Luxury Outlook 2023
An ambitious exploration into high-end residential markets across the globe.
About a 30-minute drive from Aix-en-Provence in southern France is the 500-acre wine estate Château La Coste. The Irish businessman Paddy McKillen bought the land in 2002 to create an unmissable destination for wine, art, architecture and gastronomy. Sleek pavilions and galleries designed by Tadao Ando, Frank Gehry and Jean Nouvel complement the original 17th-century buildings, with works by major artists shown throughout the 28-suite luxury hotel Villa La Coste and its grounds.
McKillen is expanding this year, with a new hotel opening on the domaine—La Ferme at La Coste will offer 76 rooms with a traditional aesthetic. There will be a restaurant and bar alongside a dairy and bakery, complementing the four existing epicurean options on site. The team produces excellent reds and whites in a region that is usually reputed for its rosé.
New artworks are also being installed, with a piece by Prune Nourry to be unveiled this month. Projects by artists and architects including James Turrell and Sou Fujimoto are in development for the future. In April, France’s first solo show for Nabil Nahas opens in Renzo Piano’s sublime pavilion. The Lebanese artist is known for his rich surfaces that combine Islamic decoration with organic forms—and occasionally materials—including starfish.
These join more than 40 works by Louise Bourgeois, Sophie Calle, Jenny Holzer, Jean-Michel Othoniel, Tracey Emin and others, to view on the site’s art and architecture walk. Maps are available at the art center, the starting point for daily guided tours, but visitors are recommended to go without one.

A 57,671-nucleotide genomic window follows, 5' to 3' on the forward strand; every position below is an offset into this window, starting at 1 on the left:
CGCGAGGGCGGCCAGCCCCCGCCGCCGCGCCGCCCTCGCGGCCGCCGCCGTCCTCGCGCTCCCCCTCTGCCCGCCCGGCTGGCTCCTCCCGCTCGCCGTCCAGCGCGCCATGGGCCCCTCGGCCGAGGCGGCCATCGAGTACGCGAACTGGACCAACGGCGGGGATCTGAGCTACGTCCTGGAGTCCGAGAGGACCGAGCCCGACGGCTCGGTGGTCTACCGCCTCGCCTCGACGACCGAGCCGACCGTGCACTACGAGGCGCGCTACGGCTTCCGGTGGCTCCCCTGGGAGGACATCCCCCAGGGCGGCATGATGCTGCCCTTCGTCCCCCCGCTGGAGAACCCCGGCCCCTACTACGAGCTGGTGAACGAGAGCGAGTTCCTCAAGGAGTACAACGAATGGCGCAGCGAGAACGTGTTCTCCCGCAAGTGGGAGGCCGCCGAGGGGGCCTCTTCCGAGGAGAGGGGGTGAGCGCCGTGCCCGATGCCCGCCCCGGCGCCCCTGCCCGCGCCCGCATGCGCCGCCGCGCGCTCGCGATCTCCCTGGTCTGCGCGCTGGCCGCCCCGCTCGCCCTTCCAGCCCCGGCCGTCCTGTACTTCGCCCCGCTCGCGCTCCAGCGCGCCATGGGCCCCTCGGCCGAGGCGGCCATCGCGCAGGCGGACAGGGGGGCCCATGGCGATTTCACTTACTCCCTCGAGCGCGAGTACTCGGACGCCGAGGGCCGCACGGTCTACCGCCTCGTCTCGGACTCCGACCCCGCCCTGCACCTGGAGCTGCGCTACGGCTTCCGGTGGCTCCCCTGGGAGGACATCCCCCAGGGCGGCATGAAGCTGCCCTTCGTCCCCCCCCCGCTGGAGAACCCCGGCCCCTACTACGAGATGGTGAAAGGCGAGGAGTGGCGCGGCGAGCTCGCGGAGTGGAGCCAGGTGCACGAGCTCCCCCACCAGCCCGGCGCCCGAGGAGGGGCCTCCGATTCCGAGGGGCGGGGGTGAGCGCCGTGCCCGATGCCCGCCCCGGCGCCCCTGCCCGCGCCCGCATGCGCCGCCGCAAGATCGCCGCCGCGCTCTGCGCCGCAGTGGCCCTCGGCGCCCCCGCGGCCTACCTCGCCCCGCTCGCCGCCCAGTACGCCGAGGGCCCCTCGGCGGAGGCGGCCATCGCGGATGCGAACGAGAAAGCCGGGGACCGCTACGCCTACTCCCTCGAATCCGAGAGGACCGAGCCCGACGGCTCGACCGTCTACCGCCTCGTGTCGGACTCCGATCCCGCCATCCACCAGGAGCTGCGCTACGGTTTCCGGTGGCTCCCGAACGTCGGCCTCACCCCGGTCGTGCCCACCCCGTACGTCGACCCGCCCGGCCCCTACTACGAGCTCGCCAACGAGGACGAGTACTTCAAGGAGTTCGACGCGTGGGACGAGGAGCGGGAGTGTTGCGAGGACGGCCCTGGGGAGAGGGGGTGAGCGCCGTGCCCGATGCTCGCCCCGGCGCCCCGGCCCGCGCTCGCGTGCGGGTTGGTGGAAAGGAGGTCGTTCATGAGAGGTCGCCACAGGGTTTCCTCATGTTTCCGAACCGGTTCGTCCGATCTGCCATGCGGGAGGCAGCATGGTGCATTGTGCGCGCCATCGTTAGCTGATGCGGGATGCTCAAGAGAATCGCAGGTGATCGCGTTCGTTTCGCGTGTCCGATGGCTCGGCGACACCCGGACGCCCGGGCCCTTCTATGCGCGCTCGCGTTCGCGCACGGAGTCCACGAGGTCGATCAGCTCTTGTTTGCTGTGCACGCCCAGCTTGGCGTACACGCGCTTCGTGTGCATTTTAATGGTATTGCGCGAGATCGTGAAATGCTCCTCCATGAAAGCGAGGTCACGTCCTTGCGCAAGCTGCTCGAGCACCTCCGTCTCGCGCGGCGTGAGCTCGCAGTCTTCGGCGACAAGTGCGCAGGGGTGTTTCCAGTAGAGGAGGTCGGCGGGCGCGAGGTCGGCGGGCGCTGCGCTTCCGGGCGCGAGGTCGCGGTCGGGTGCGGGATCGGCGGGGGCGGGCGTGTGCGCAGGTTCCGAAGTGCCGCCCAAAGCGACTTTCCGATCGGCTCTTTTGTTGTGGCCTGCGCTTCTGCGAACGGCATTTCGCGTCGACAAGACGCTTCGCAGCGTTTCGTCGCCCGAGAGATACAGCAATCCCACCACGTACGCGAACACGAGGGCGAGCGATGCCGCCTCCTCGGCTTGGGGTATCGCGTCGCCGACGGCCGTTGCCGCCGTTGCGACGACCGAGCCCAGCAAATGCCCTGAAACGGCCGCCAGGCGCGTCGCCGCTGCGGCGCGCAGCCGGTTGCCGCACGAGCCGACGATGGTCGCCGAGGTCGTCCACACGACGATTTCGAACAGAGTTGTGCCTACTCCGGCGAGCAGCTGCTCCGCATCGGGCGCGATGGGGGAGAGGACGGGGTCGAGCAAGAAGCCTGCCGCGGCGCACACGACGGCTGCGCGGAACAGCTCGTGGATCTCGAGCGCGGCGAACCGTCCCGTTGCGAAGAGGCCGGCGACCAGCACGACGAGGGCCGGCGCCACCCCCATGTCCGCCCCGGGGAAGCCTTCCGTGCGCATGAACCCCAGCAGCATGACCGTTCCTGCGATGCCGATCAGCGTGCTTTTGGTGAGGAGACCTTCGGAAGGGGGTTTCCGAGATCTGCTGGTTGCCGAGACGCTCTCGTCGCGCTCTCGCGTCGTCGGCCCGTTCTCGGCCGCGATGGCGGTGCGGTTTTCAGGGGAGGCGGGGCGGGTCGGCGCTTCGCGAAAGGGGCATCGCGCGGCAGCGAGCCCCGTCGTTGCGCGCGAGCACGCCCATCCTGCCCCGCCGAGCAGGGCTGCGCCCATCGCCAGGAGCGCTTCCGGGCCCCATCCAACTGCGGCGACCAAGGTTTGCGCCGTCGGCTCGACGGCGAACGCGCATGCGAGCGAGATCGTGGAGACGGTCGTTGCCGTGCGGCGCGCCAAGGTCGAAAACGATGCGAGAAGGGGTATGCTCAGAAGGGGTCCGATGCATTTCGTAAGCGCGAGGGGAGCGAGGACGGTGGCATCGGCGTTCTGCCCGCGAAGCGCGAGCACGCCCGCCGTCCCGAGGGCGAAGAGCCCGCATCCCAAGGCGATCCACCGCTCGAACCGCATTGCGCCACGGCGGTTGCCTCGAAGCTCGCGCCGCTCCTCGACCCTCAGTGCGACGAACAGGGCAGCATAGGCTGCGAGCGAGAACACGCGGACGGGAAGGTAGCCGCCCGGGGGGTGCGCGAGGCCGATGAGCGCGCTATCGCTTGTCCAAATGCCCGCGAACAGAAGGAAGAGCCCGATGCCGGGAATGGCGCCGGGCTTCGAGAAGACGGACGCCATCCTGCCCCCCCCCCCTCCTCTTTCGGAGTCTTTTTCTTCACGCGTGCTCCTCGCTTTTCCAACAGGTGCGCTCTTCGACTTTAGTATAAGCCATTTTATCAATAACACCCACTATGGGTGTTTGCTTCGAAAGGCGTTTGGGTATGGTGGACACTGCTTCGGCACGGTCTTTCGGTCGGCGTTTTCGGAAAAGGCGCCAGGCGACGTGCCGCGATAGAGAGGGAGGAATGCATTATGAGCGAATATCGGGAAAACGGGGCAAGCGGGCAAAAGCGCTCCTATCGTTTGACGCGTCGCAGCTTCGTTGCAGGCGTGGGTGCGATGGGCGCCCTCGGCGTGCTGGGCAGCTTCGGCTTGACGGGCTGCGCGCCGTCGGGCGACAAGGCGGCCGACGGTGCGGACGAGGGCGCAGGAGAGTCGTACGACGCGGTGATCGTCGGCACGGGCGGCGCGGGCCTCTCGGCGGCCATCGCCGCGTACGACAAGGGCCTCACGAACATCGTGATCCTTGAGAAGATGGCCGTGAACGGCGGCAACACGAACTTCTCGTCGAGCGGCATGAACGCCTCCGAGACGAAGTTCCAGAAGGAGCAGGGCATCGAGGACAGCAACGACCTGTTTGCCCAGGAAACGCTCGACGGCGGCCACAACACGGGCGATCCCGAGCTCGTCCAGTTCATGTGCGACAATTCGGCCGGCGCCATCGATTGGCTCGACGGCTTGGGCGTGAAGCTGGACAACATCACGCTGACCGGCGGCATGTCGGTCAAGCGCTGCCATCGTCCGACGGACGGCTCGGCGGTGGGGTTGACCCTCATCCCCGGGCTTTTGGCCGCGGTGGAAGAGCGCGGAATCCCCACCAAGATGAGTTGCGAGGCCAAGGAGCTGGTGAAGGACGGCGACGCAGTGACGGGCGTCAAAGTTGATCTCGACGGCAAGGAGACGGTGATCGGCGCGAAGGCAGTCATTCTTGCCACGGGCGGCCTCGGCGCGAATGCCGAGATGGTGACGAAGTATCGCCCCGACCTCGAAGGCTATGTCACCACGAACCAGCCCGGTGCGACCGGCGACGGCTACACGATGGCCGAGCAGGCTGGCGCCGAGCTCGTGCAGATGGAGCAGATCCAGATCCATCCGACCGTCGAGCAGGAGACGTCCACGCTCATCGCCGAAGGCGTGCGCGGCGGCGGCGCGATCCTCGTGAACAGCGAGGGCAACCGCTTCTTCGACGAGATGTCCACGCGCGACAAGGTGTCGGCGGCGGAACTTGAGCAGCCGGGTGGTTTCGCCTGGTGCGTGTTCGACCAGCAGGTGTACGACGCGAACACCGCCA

Milan’s Luigi Rovati Foundation museum.
How can a museum find more exhibition space for a growing collection in a crowded city? One option is to dig down. Milan’s Luigi Rovati Foundation museum, housed in a grand 19th-century mansion on Corso Venezia, hired Mario Cucinella Architects to build subterranean galleries 14m (46ft) below street level to display its collection of Etruscan art.
Three interconnected cave-like spaces, which opened at the end of 2022, add exhibition space for the Foundation’s collection of ancient cinerary urns, vases, jewelry and bronzes. Above ground, more Etruscan sculptures are shown in dialogue with modern works by artists such as Alberto Giacometti, Pablo Picasso, Andy Warhol and Giulio Paolini.
Giovanna Forlanelli, president of the Luigi Rovati Foundation, says: “Visitors expect to see an Etruscan museum, but that’s not the case. We offer unexpected juxtapositions.”
St Regis Hotels has added to its global portfolio with a stylish makeover of Venice’s old Europa hotel.
St Regis Hotels has added to its global portfolio with a stylish makeover of Venice’s old Europa hotel, located on the Grand Canal opposite the magnificent Basilica di Santa Maria della Salute. The focus is smartly cultural, with commissions by contemporary artists, a cocktail menu inspired by the likes of Helen Frankenthaler and Claude Monet (a guest in 1908) and a spectacular glass chandelier by Ai Weiwei, made in collaboration with Berengo Studio on Murano.
Most impressive is the homage paid to the Venetian architect Carlo Scarpa throughout. Scarpa died in 1978 but lives on in the buildings he designed and restored in Venice and the Veneto. Among the most sensual of Modernists, he celebrated layers of historical detail enhanced by marble, Venetian polished stone, concrete, wood, brass, mosaic and glass.
The redesign plays with his trademark clarity of line and form, and the hotel offers visitors bespoke tours and visits to his Venetian interventions. Architects adore Scarpa, but most cultivated visitors to the city do not know his work. The St Regis Venice is trying to redress that balance.
Photos: © Tadao Ando Chateau La Coste/Andrew Pattman; Courtesy of The St. Regis Venice;
Courtesy of Foundation Luigi Rovati and Mario Cucinella Architects/Duccio Malagamba.
POSTED IN RESIDE MARCH 2023 / Leave a Comment
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